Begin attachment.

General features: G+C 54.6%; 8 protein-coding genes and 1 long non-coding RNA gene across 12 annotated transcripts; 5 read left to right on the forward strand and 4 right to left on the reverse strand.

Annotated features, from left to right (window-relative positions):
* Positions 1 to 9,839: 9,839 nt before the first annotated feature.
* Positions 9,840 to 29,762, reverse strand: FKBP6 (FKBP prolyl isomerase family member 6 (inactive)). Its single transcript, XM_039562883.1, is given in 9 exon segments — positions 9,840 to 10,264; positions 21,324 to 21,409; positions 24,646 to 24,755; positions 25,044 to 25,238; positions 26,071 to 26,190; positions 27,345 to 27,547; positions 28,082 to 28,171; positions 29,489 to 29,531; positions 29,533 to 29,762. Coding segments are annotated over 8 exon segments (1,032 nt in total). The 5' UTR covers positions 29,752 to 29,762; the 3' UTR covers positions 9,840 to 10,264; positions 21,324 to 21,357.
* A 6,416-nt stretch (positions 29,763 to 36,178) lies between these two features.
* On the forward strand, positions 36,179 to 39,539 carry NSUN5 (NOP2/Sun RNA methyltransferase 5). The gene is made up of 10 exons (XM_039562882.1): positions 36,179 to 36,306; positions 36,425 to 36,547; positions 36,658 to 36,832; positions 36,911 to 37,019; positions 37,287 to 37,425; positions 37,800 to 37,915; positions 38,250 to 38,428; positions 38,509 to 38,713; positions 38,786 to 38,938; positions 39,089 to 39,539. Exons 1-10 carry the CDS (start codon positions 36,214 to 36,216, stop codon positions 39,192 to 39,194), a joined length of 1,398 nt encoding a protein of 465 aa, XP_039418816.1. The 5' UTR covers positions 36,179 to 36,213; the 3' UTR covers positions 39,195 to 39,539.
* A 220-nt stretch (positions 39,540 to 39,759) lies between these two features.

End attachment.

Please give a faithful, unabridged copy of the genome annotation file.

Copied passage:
General features: G+C 54.6%; 8 protein-coding genes and 1 long non-coding RNA gene across 12 annotated transcripts; 5 read left to right on the forward strand and 4 right to left on the reverse strand.

Annotated features, from left to right (window-relative positions):
* Positions 1 to 9,839: 9,839 nt before the first annotated feature.
* Positions 9,840 to 29,762, reverse strand: FKBP6 (FKBP prolyl isomerase family member 6 (inactive)). Its single transcript, XM_039562883.1, is given in 9 exon segments — positions 9,840 to 10,264; positions 21,324 to 21,409; positions 24,646 to 24,755; positions 25,044 to 25,238; positions 26,071 to 26,190; positions 27,345 to 27,547; positions 28,082 to 28,171; positions 29,489 to 29,531; positions 29,533 to 29,762. Coding segments are annotated over 8 exon segments (1,032 nt in total). The 5' UTR covers positions 29,752 to 29,762; the 3' UTR covers positions 9,840 to 10,264; positions 21,324 to 21,357.
* A 6,416-nt stretch (positions 29,763 to 36,178) lies between these two features.
* On the forward strand, positions 36,179 to 39,539 carry NSUN5 (NOP2/Sun RNA methyltransferase 5). The gene is made up of 10 exons (XM_039562882.1): positions 36,179 to 36,306; positions 36,425 to 36,547; positions 36,658 to 36,832; positions 36,911 to 37,019; positions 37,287 to 37,425; positions 37,800 to 37,915; positions 38,250 to 38,428; positions 38,509 to 38,713; positions 38,786 to 38,938; positions 39,089 to 39,539. Exons 1-10 carry the CDS (start codon positions 36,214 to 36,216, stop codon positions 39,192 to 39,194), a joined length of 1,398 nt encoding a protein of 465 aa, XP_039418816.1. The 5' UTR covers positions 36,179 to 36,213; the 3' UTR covers positions 39,195 to 39,539.
* A 220-nt stretch (positions 39,540 to 39,759) lies between these two features.